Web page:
Emigration of some Catawba to Oklahoma (ancestry.com)Thread Information
vancehawkins1952 (View posts)
Posted: 23 Aug 2008 9:45AM
As many of yall know, I have long searched for records of an emigration of some Catawba to Oklahoma.
well the other day I was in hte Oklahoma Historical Society building next to the state Capital in Oklahoma City.
Also I have known from my study of Oklahoma History in school, that I reacll it saying that 69 tribes came to (or were indeginious to) Oklahoma. Since only 38 or 39 are federally recognized, I always wondered where the others went off to.
I was once contaced by a man who also said he'd heard some Catawba came here but all record of them was lost, and he wondered if I knew anythng about it. Well I have long searched and found nothing for years.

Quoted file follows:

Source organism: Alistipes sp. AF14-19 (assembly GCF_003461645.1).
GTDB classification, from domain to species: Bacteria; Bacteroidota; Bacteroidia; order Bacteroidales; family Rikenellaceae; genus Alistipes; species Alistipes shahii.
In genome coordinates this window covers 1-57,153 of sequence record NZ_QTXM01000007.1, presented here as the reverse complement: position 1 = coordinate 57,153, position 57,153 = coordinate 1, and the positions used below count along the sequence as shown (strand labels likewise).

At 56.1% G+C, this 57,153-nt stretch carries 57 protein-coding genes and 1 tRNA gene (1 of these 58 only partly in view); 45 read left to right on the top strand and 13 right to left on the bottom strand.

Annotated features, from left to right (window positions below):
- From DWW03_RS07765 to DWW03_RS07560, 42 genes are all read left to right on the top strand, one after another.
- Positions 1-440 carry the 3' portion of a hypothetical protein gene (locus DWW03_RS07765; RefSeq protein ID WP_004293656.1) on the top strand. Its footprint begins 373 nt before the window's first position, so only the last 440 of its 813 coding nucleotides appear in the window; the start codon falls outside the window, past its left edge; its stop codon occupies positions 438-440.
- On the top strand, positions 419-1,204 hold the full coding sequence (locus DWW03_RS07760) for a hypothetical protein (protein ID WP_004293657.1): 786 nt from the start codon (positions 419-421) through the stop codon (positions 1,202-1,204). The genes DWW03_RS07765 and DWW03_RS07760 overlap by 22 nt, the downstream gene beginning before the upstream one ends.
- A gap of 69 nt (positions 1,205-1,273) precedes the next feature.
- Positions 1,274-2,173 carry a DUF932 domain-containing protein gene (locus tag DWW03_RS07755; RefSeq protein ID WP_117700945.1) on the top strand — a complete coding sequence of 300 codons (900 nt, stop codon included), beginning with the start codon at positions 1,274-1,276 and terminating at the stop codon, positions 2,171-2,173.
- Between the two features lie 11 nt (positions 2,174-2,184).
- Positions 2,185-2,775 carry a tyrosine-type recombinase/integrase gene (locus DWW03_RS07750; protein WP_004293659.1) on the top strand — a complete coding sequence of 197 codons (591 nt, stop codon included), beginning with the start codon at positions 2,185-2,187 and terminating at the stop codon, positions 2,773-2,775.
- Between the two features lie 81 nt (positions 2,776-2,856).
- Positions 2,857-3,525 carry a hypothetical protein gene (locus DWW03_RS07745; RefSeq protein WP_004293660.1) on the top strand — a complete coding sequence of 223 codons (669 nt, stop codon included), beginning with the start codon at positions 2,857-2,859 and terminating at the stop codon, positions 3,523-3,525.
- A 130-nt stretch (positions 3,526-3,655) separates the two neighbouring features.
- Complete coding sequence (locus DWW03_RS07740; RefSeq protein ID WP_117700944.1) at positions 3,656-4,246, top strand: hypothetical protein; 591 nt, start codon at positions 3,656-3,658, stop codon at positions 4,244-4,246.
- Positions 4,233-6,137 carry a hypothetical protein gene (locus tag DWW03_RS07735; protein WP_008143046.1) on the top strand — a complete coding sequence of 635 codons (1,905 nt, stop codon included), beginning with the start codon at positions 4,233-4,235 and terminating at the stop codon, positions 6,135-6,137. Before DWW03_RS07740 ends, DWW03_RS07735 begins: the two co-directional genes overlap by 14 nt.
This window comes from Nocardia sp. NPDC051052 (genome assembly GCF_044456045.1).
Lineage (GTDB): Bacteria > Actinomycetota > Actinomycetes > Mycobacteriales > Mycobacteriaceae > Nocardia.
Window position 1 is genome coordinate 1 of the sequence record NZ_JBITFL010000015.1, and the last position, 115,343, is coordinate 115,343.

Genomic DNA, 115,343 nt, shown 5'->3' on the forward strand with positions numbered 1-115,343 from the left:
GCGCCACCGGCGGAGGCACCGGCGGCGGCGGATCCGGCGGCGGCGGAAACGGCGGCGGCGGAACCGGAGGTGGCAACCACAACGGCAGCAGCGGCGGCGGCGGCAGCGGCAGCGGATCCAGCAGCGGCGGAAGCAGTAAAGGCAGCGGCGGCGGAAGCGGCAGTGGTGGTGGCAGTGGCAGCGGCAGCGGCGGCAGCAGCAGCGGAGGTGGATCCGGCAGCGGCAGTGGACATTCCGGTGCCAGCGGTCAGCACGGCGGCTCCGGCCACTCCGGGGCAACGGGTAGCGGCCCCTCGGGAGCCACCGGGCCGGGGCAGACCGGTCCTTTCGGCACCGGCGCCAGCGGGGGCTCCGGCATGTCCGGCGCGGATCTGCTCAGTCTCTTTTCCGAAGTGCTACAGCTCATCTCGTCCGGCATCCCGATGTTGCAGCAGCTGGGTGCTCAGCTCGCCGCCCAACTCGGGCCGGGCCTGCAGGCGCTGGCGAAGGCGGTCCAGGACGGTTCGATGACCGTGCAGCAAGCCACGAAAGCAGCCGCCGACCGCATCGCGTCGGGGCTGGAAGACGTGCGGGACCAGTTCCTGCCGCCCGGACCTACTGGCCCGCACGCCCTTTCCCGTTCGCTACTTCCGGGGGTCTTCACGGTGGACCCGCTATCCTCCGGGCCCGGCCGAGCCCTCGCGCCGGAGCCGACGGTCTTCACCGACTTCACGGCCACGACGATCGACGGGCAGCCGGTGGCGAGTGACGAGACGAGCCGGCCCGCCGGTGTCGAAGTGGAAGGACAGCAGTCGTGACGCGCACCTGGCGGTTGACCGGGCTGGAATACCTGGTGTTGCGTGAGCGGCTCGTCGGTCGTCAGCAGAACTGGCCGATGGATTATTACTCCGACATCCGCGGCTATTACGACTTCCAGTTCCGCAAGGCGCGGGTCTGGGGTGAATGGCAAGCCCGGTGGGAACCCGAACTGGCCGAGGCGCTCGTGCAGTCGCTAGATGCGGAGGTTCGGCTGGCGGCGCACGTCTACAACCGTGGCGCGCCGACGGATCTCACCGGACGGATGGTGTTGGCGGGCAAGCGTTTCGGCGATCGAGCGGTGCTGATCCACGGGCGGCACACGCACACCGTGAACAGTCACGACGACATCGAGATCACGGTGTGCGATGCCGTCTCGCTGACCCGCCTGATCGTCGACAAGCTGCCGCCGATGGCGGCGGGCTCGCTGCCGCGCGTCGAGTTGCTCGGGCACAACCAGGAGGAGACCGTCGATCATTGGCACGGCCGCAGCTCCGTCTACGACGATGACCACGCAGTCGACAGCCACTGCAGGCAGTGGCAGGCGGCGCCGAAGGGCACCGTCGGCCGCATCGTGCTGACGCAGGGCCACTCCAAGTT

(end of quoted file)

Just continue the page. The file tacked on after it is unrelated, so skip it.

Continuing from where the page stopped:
Anyhow, I found what I was looking for in the Oklahoma Historical Society.
Since the Melungeons are descended from relatives of the Catawba, I thought this would be an appropriate place to post this information.
The Catawba lost their lands about 1840 in South Carolina, having signed their lands away to the state of South Carolina in a treaty with that state. Samuel Scott, geandson of the famous Chief Haigler, signed away tribal lands expecting new land in North Carolina in exchange. In that treaty, they said that North Carolina would give them land to live on. Well, North Carolina refused. The people of both of the Carolinas cheated them, leaving the Catawba without a home. The North Carolina Cherokee agreed to take them in. Some of the Catawba went to Quallahtown, but didn't like living there and left, for all parts unknown. This is all backgroubnd to what I recently found. Remember the Cherokee "Trail of Tears" was in 1838 and 1839, so this was only months later.
Now the book I found was on the topic of the history behind all 69 of Oklahoma's tribes. There was a small section on the Catawba. The Catawba being only a minor tribe to arrive here, were alotted only a small portion of the book, unfortunately. Here is a direct quote from that book, published by University of Oklahoma Press, I believe the year it was published was 1951.